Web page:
Bolsonaro’s support is rooted in his commitment combating violence and crime in a nation with one of the highest crime rates in the world and 157 cases of femicide just in the state of São Paulo last year. Under his government that was elected on a law and order focused campaign and Bolsonaro’s military ties, murder rates have dropped (although still remain above 40,000 per year) and there has been stronger legislation passed that is designed to tackle organised crime. However, there have been many opponents to Bolsonaro’s re-emphasis on traditional values that have been accused of signalling a step backwards on the path to gender equality after he made controversial comments, including towards congresswoman Maria do Rosário telling her ‘ugly’ appearance meant she ‘did not deserve to be raped'. In the 2018 elections, the #EleNão protests that occurred across Brazil aimed to discourage support for the far-right politician, although others argued that his policies on loosening gun laws would help women combat gender-based violence better. Therefore, the divisive background and policies of both candidates meant this election would inevitably highlight friction in Brazilian society on inequality, violence, and climate.
International outlook and impact on Latin America
The future for Brazil in international relations seems promising. Under Bolsonaro’s government, some have criticised his approach to diplomacy as isolating Brazil from the global stage. The former President’s absence at the Mercosur summit this summer is symbolic of a lack of cooperation with regional neighbours. Yet with like-minded left-wing leaders increasing in Latin America since the 2019 Argentinian elections saw Alberto Fernández come to power, there could be a brighter future for Mercosur, especially with Lula’s promise to finally secure a Mercosur-EU trade deal that has been two decades in the making.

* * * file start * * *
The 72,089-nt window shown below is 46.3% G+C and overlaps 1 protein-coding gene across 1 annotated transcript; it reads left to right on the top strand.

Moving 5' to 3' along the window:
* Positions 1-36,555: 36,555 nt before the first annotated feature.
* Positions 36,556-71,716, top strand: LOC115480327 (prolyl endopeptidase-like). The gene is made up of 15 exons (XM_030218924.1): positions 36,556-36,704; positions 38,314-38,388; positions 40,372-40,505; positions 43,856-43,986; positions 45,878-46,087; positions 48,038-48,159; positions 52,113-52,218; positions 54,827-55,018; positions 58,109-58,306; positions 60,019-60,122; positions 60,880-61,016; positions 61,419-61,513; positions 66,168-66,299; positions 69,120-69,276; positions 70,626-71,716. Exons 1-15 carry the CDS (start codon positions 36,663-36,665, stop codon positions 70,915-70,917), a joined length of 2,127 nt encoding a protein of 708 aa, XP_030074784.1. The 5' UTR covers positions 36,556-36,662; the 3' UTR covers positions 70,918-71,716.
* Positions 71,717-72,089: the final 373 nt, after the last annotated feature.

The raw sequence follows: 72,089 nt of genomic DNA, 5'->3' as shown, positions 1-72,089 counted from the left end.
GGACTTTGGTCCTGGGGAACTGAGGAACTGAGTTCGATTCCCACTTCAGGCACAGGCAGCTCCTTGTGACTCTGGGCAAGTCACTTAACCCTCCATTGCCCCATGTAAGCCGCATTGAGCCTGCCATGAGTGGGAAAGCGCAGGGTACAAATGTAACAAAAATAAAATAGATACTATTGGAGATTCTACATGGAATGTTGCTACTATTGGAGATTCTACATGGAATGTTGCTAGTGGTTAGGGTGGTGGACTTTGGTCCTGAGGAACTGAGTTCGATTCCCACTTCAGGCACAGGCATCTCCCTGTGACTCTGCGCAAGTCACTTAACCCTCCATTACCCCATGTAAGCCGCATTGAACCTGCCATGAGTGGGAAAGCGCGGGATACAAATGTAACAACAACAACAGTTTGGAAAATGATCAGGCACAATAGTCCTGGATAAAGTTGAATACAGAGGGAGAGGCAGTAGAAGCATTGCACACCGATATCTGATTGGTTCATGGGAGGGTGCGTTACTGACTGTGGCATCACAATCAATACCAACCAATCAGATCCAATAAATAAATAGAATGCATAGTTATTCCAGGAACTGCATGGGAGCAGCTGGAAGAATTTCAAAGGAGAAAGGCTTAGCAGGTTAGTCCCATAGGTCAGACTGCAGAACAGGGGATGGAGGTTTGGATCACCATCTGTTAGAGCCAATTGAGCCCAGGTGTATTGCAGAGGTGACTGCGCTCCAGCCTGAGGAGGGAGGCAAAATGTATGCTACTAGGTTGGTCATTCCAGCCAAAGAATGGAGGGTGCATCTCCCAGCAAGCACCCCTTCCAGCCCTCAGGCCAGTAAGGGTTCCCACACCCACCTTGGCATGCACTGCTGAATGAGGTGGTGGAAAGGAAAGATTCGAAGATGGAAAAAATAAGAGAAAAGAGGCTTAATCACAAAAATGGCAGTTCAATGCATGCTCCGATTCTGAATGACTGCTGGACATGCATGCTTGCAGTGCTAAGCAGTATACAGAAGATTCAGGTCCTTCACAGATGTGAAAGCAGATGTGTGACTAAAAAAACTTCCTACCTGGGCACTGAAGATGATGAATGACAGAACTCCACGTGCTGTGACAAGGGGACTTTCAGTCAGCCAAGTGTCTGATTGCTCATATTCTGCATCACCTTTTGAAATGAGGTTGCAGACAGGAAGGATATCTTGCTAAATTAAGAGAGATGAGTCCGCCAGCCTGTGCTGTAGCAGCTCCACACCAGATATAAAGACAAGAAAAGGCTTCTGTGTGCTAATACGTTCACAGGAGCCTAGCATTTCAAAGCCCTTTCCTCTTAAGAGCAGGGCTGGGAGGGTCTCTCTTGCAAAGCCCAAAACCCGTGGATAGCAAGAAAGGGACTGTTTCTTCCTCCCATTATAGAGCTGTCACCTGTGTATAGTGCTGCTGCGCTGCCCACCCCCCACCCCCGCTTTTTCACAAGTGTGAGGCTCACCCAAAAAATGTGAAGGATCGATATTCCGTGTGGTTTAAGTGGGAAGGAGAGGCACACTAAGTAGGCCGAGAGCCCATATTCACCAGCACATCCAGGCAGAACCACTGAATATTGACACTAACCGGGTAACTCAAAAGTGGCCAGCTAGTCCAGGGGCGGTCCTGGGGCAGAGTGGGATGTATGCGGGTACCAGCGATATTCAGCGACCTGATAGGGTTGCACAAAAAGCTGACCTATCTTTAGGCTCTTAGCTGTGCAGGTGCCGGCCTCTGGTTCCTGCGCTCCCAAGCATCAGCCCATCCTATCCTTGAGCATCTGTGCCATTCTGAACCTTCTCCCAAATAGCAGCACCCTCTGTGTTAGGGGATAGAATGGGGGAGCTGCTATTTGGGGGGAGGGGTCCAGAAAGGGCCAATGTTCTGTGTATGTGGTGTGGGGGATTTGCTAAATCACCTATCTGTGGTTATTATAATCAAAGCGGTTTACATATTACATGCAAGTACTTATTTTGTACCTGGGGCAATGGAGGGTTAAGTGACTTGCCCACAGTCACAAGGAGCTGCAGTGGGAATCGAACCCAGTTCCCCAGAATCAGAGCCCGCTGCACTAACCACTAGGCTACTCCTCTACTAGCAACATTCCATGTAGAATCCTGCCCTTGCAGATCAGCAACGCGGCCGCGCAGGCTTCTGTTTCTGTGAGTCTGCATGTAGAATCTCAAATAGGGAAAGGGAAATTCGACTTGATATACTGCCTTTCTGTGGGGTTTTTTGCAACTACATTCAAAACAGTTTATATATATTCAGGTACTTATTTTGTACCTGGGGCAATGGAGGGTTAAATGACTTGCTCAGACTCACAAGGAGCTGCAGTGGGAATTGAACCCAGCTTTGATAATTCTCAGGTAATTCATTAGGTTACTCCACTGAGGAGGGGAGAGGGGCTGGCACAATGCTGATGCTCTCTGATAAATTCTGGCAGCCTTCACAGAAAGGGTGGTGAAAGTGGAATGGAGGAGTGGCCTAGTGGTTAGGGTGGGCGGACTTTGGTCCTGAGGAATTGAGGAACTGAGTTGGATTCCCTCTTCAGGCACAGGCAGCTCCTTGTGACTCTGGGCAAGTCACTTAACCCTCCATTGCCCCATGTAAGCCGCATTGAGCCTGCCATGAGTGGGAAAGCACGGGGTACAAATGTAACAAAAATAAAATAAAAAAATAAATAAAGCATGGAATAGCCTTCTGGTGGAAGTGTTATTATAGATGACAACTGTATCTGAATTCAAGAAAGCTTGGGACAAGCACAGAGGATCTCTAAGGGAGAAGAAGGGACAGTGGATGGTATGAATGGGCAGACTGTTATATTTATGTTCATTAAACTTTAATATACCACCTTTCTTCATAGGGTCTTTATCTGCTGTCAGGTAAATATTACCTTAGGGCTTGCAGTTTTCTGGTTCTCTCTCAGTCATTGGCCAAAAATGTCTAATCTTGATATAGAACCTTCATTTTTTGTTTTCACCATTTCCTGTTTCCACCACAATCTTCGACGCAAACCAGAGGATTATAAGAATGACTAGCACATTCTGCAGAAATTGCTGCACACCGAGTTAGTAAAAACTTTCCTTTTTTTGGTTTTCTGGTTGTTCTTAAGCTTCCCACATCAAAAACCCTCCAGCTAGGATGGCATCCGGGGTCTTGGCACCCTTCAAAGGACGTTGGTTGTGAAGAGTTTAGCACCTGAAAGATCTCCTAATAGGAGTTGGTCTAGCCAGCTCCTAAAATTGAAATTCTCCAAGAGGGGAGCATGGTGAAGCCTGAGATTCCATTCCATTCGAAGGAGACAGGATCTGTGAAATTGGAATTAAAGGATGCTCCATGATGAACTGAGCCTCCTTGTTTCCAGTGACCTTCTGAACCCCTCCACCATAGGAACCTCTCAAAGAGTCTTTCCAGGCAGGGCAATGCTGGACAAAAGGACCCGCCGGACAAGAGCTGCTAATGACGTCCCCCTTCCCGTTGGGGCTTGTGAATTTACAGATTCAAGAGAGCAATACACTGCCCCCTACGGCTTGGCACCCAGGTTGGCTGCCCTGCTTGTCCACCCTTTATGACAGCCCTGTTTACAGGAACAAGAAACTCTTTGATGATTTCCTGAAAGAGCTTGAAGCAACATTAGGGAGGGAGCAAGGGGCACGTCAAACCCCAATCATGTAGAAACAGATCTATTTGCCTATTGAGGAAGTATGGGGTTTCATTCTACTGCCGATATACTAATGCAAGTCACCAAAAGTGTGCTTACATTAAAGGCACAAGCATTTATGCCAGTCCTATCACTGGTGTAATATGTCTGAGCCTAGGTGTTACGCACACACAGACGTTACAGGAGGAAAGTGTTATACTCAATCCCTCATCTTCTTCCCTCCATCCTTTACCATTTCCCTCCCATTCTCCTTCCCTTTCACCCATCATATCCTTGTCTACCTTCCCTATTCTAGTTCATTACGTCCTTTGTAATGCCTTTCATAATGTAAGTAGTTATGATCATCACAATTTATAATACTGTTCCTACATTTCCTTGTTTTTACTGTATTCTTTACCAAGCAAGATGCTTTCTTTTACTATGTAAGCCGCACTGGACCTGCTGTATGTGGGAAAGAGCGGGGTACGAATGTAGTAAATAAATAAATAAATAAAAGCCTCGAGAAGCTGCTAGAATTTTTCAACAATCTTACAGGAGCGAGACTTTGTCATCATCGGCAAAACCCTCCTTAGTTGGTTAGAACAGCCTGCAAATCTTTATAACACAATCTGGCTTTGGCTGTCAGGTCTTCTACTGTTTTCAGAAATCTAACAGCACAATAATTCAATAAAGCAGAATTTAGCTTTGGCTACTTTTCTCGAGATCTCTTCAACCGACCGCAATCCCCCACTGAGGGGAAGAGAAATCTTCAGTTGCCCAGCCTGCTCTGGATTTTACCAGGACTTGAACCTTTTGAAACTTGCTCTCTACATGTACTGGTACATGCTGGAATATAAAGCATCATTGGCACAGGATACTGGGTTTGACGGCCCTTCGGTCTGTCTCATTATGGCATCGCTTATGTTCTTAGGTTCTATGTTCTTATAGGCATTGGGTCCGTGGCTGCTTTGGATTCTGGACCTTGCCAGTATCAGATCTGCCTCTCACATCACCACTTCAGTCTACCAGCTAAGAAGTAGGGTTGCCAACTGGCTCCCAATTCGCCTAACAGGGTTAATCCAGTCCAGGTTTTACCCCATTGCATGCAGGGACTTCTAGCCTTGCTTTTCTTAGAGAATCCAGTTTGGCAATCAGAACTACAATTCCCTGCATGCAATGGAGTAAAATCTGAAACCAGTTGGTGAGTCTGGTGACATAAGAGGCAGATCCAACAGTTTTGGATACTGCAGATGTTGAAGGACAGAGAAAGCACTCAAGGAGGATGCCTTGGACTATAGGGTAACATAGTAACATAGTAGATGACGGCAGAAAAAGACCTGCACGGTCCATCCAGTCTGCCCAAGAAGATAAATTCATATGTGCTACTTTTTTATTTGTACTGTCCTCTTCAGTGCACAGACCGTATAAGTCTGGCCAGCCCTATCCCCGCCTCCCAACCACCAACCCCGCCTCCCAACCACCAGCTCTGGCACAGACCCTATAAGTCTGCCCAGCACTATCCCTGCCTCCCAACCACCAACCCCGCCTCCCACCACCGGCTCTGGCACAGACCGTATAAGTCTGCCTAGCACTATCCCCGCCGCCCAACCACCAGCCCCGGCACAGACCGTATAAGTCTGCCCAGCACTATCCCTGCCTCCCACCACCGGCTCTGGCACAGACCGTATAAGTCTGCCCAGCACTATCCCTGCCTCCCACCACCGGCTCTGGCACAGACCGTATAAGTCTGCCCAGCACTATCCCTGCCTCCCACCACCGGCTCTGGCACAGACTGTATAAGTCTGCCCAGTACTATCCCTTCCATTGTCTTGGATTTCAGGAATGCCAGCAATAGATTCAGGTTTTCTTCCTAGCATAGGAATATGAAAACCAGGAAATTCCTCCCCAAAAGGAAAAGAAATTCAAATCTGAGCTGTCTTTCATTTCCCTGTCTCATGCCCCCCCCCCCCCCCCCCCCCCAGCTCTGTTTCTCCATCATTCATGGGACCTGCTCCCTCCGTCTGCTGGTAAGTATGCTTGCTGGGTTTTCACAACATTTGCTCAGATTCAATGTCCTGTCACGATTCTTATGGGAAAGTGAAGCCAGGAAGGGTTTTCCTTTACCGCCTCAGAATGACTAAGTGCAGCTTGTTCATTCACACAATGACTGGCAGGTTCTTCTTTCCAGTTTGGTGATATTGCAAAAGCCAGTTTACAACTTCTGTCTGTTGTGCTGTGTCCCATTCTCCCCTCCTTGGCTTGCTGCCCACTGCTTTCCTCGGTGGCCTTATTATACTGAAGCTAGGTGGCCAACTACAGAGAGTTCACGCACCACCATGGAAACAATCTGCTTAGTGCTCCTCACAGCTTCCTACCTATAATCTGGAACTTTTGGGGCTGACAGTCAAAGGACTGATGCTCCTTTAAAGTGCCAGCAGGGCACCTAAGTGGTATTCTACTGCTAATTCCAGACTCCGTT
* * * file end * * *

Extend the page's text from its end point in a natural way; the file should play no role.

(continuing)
Relations with the US and China
Brazil’s election could also mark a change in the dynamic between the US and China. Both nations are major trade partners for the emerging nation with Chinese trade to Latin America from 2000 to 2008 growing annually at a staggering average rate of 31%. Increasing Chinese economic relations with Brazil through direct investment, loans and COVID-19 vaccines have deeply concerned Washington; this may explain Biden openly expressing support for Bolsonaro despite a lack of political alignment as the US recognises the creeping challenge to Western hegemonic influence in Latin America.
Lula may change the balance of power between US and Chinese influence in Latin America. The new President is not too dissimilar to Biden with both politicians committing themselves to combating inequality for ordinary citizens and being fairly economically centrist after defeating right-wing candidates in their elections. Furthermore, there is hope that Lula can reverse the democratic-backsliding that many have criticised Bolsonaro’s government for, which distancing the nation from autocratic China and towards the US could signify. In this regard, his amiable relationship with the US in his first and second terms from 2003 to 2010 will likely be helpful. However, the strengthening of bilateral connections between China and Brazil in Lula’s previous terms could mean that a win for Lula was also a win for China; Lula felt disappointed in the performance of the BRICS nations and may seek a path towards the Global South rather than the West.
Considering the geopolitical position of Brazil as well as it being a major regional power politically and economically, both the US and China will likely attempt to strengthen their relations with the nation. Brazil has an opportunity, although a strained one, to take advantage of this competition and Lula could use his new administration to shift diplomatic relations to benefit Brazil.
Despite being victorious in this polarising election, Lula ‘s party is faced with a variety of challenges that it will struggle to tackle if it fails to unify the party regionally and demographically. In his post-victory speech, Lula emphasised the need for ‘unity’ in Brazil, which his new government must achieve for the country to successfully navigate its economic and political challenges to develop it growing influence and potential as a rising power.